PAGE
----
- Case report
- Open Access
Abdominal wall implantation of hepatocellular carcinoma
© khalifa et al; licensee BioMed Central Ltd. 2006
- Received: 13 March 2006
- Accepted: 08 October 2006
- Published: 08 October 2006
Percutaneous fine needle aspiration cytology (FNAC) became a popular method for diagnosis of hepatic masses. Abdominal wall implantation from FNAC is rare.
We report a female patient who presented with a right upper abdominal wall mass 3 years following a fine needle aspiration cytology (FNAC) and resection of a solitary hepatocellular carcinoma (HCC) from the liver. The mass proved to be a metastatic HCC; it was locally resected with safety margins. To date (20 months later) she remains well with no recurrence.
Implantation of tumor cells after FNAC for HCC is rare, but can happen. The availability of dynamic imaging of the liver should reduce the need for this technique in the diagnostic workup of patients suspected of having HCC
- Abdominal Wall
- Fine Needle Aspiration Cytology
- Tumor Implantation
- Liver Unit
- Hepatic Arterial Phase
Percutaneous fine needle aspiration cytology (FNAC) became a popular method for diagnosis of hepatic masses. The reported mortality rate following this procedure ranges between 0.006% and 0.03%. The associated morbidity is 0.05% – 0.18%, this includes: hemoperitoneum, hematoma, local infection, bile peritonitis and anaphylactic shock . In this report we present a rare case of abdominal wall implantation of hepatocellular carcinoma 3 years following FNAC and resection of the primary lesion.
A 61-year-old female, known to suffer from chronic hepatitis C (Child Pugh A), presented in Jan 2001 to another hospital complaining of abdominal pain. CT-Scan of the abdomen showed a solitary 5 × 5 cm mass in segment VII of the liver. Fine needle aspiration cytology (FNAC) showed features consistent with HCC. AFP level at the time was normal 2.23 ng/ml (normal < 5.6 ng/ml). She traveled abroad (outside Kuwait), underwent resection of the tumor and returned back to Kuwait. A brief report stated that the tumor was resected from segment VII with about 1.5 cm safety margin with an uneventful postoperative course. Histopathology of the original tumor proved to be a well differentiated HCC with clear margins and no vascular invasion.
Upon return to Kuwait, she was under the care of the hepatologist who treating her chronic hepatitis with Pegelated Interferon and Ribaverin for 6 months. Unfortunately she remained HCV positive.
To date, 20 months since resection of the metastatic mass, she remains well with normal AFP and liver functions and no evidence of recurrence in the liver or abdominal wall.
Implantation of hepatocellular carcinoma to the abdominal wall after percutaneous fine needle aspiration cytology is rare ranging from 1.4% to 3.4% . The reported risk factors for tract implantation after FNAC include: the size of the tumor, degree of histological differentiation of HCC, a thin layer of liver parenchyma along the needle tract and the number of needle passes [1–3]. It has been shown that repeated attempts with the needle during FNAC are associated with higher chance of implantation to the abdominal wall . However, implantation was reported even after a single pass . There seems to be a greater chance of implantation with end-cutting biopsy needles .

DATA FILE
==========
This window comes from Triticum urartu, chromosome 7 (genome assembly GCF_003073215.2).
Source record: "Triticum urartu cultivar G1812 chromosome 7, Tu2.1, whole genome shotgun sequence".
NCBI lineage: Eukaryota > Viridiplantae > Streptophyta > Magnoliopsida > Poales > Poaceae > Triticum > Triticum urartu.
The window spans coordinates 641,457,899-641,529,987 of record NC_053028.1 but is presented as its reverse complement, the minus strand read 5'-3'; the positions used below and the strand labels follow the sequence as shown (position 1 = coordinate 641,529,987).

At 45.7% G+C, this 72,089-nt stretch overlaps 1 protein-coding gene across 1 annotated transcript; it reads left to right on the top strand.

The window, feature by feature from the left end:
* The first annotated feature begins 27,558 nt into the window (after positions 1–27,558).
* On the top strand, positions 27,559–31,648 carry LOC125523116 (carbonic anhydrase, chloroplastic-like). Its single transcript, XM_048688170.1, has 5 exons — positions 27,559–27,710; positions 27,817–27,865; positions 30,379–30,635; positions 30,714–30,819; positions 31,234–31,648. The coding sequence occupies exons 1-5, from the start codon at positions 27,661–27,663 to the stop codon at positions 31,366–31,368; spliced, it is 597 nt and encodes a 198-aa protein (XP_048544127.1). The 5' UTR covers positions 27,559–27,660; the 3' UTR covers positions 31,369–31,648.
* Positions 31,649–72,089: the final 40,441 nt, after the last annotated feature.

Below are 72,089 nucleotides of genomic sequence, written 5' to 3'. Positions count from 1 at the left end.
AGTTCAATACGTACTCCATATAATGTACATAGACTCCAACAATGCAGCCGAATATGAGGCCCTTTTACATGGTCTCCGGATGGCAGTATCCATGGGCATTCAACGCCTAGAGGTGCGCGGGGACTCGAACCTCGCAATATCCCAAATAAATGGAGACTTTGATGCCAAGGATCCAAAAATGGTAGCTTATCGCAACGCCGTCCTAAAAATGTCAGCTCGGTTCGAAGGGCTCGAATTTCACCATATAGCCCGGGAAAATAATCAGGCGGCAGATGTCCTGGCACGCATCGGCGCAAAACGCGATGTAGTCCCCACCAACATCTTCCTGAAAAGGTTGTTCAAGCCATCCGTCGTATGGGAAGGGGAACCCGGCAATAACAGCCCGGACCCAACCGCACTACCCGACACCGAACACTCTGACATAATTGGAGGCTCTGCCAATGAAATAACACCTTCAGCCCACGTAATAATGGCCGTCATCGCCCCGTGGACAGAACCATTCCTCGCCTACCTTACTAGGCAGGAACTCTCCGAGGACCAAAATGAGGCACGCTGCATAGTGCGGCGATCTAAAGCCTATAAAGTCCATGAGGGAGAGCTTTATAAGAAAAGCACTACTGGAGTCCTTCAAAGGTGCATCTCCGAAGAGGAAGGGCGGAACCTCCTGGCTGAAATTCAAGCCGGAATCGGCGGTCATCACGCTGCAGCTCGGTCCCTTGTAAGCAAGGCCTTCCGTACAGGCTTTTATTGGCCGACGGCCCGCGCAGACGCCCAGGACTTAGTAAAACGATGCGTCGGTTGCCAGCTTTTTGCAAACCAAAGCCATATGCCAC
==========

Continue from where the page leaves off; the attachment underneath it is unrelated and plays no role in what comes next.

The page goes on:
Most HCC patients present with large and poorly differentiated tumors; they have a short survival time. Whereas patients with small, resectable and well differentiated tumors live longer and hence the probability of detecting tumor implantation in the abdominal wall after FNAC is perhaps higher in this group. The patient presented in this report had a solitary small well differentiated tumor and is still alive 5 years since her liver tumor was resected with normal liver function and no recurrence.
The tumor implantation reported in this patient, may be due to FNAC or perhaps due to spillage from the tumor during surgery. We do not have the exact details of the surgical procedure as it was done in a different country. However, the brief operative report presented to us did not indicate any surgical mishaps.
Malignant cell seeding is a well known complication of diagnostic and therapeutic procedures in HCC . Denton et al indicated that there are no prospective studies about this issue; there is only small series and case reports in the literature . They indicate that there is an underestimation of the risk of tumor implantation in HCC and stated that many are not diagnosed or even not reported .
The recent consensus meeting of the EASL(European Association for the study of the liver) and the AASLD (American association for the surgery of liver disease) in Barcelona 2005 indicated that a diagnosis of HCC in the setting of cirrhosis can confidently be made by two dynamic imaging techniques if both show increased vascularity characteristic of HCC. The panel accepted the concept of "washout" in the portal venous phase of a CT-Scan as specific for HCC; this is shown as hypo-attenuation in the late portal phase of a liver lesion which was hypervascular in the hepatic arterial phase . In addition the panel agreed that an AFP of > 400 ng/ml together with only one typical imaging technique is specific for HCC . Therefore, the introduction of dynamic liver studies by multidetector CT-Scan or MRI would allow clinicians to diagnose most cases of HCC with confidence without FNAC. However few atypical cases do exist and these would definitely require FNAC. The policy adopted in our Liver Unit is in accordance with the 2005 Barcelona criteria.
Implantation of tumor cells after FNAC for HCC is rare, but can happen. The availability of dynamic imaging of the liver should reduce the need for this technique in the diagnostic workup of patients suspected of having HCC.
The patients consent was obtained for publication of this case report
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